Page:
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Amiable with an edge

'Warrior' Vidal’s infectious energy

After 90 thrilling minutes against Benfica at the cauldron-like Estadio da Luz in Lisbon the men from Munich took on their own ‘Warrior’ in the media mixed zone. While Arturo Vidal talked to the press, Thomas Müller sneaked up from behind and uttered a few random words in broken Spanish. Then Juan Bernat approached and flicked Vidal's ear. The man with the Mohican haircut and tattoos up to his chin watched his team-mates slip away, smiled and gently said: “I'm happy.”

“Arturo looks a little dangerous at times, but he's harmless. A totally amiable guy,” said Matthias Sammer. The 28-year-old has become a decisive factor for FC Bayern over the last few weeks. On Wednesday evening he struck the equaliser to make the score 1-1 and displayed commitment and an unyielding will to win. He had already scored the match-winning goal in the first leg.

“I think you can tell that he hasn't won the Champions League yet. He makes use of all his qualities. He runs extremely hard and goes for the challenges,” said skipper Philipp Lahm in praise of the midfielder, who lost last year's Champions League final with Juventus. “He invests a lot of energy in these games and infects the team with it.”

'A bit irrational'

“Pure willpower” (Joshua Kimmich), “madness” (Pep Guardiola): several adjectives were used to describe Vidal's goal on Wednesday, when he crashed the ball home left footed on the volley. “Arturo is extremely important, especially in such big games,” said Guardiola, appreciating another strong display by the Chilean. A first team regular in the first half of the season with 26 appearances in 27 competitive fixtures, Vidal has become truly indispensable over the last few weeks.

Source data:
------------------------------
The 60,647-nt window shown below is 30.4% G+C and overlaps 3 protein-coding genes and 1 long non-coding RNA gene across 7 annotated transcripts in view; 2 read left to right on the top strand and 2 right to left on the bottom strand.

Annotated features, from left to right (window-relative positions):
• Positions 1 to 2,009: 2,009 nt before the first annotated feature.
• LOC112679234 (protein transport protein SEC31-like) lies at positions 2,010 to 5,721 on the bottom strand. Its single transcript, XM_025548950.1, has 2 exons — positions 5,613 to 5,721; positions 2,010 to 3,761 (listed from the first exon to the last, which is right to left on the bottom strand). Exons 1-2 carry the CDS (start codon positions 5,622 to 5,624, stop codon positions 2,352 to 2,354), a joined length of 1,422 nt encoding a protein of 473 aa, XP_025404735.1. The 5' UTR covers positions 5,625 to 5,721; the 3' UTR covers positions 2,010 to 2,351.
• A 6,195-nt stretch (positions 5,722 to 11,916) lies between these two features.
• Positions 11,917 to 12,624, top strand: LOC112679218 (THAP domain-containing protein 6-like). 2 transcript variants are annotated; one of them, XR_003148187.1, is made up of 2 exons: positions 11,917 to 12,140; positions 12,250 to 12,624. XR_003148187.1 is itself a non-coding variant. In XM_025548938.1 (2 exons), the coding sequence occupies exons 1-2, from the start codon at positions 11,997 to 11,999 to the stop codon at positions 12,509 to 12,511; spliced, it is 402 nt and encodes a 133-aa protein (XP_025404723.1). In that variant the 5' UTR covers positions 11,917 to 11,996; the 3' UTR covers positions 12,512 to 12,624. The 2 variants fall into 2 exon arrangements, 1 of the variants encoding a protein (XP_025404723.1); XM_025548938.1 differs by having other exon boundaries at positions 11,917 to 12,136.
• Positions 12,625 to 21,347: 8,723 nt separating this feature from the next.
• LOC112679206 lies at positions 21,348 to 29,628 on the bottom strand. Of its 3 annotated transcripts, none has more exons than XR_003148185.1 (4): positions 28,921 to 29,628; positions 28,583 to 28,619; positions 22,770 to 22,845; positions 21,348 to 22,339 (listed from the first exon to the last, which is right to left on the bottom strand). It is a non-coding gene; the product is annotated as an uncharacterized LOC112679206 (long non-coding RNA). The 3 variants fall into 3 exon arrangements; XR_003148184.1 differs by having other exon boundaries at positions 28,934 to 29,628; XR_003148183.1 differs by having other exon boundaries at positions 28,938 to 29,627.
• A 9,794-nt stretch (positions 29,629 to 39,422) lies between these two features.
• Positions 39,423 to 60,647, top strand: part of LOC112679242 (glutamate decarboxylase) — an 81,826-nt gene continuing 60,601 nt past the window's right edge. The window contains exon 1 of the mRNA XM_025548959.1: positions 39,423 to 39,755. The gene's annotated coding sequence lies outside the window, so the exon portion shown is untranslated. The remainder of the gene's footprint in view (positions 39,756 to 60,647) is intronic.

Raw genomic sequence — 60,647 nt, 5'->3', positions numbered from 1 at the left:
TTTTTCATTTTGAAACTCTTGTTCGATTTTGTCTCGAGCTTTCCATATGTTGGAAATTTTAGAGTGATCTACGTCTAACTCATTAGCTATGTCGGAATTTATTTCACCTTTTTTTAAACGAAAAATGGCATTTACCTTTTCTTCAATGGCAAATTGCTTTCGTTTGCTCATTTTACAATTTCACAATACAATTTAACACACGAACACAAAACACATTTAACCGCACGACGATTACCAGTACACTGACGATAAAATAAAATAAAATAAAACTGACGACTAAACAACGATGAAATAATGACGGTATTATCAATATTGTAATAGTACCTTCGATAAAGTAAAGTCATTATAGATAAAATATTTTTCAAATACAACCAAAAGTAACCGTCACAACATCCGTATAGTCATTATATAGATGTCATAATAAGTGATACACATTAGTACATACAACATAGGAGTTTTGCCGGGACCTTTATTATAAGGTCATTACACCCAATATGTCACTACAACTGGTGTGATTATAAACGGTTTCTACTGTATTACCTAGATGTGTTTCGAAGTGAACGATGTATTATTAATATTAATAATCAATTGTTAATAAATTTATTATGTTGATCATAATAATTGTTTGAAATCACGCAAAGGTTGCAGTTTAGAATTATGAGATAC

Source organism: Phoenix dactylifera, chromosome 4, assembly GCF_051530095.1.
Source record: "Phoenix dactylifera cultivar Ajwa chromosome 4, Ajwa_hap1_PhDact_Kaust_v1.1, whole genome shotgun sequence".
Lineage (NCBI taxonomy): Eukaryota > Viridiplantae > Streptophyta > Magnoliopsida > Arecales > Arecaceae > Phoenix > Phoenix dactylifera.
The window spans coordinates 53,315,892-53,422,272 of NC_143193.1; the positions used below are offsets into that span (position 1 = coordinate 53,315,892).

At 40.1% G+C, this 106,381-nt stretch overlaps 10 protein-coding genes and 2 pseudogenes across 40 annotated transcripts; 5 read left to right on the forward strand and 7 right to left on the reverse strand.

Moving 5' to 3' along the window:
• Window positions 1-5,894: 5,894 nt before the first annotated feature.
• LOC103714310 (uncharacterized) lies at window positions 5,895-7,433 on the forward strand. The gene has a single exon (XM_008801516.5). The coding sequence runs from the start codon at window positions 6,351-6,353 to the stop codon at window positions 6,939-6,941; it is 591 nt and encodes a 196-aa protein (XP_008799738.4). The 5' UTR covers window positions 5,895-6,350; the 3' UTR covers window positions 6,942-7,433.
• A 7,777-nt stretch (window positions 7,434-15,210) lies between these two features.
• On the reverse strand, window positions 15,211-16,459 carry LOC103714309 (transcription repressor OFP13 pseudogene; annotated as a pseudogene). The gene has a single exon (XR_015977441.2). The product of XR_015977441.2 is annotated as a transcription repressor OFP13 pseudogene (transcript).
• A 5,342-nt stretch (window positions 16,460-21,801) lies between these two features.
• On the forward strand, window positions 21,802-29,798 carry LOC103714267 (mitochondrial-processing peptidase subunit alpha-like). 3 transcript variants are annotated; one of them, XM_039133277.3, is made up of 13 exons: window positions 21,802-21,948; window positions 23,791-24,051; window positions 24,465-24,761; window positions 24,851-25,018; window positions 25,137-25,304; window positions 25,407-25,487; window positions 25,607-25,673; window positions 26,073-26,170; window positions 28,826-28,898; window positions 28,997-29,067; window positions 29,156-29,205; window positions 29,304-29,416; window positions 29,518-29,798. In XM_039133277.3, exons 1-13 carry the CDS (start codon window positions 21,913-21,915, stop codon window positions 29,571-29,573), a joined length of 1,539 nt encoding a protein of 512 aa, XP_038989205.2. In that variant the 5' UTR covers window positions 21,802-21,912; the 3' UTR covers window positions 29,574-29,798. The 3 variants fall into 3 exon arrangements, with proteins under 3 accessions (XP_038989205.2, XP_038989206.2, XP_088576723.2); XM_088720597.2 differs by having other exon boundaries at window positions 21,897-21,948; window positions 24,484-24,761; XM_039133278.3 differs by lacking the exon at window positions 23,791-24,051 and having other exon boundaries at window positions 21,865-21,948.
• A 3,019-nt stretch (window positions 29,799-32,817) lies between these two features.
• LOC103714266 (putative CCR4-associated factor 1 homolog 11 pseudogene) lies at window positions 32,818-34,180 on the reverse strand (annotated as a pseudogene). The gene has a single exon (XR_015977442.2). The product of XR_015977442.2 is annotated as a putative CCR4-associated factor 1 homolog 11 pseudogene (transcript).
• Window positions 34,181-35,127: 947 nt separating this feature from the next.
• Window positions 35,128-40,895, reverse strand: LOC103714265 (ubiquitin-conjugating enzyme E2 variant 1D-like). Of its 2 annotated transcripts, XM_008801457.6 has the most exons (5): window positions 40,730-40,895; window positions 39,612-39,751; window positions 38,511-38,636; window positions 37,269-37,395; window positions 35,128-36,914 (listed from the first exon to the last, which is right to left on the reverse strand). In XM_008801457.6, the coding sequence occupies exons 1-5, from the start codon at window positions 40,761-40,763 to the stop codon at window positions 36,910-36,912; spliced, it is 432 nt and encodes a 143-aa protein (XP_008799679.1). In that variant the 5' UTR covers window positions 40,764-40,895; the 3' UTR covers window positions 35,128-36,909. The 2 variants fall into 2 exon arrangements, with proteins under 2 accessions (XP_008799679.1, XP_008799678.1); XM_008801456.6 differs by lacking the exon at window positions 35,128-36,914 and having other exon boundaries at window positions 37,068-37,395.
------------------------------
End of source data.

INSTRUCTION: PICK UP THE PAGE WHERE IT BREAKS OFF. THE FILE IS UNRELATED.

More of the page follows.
“At the beginning I needed time to get used to everything, but I've shown I enjoy the games and that I always want to win,” said the midfielder, who was late back for the pre-season programme last summer due to the Copa America. “Arturo has developed magnificently. He's in top form,” commented Sammer, “he's scoring decisive goals, he's working hard, he's strong in one-on-ones and unpredictable because he plays a bit irrationally. This irrationality is good for us.”

His colleagues are equally impressed. “His absolute will to win stands out. The way he leads, the way he goes for every single tackle as if it were his last,” said Kimmich. It was obvious enough recently that Vidal too picks up knocks along the way. But a Warrior grits his teeth of course. “Arturo always wants to play,” said Sammer, joking: “It would take a badly broken leg to stifle his desire to play.”

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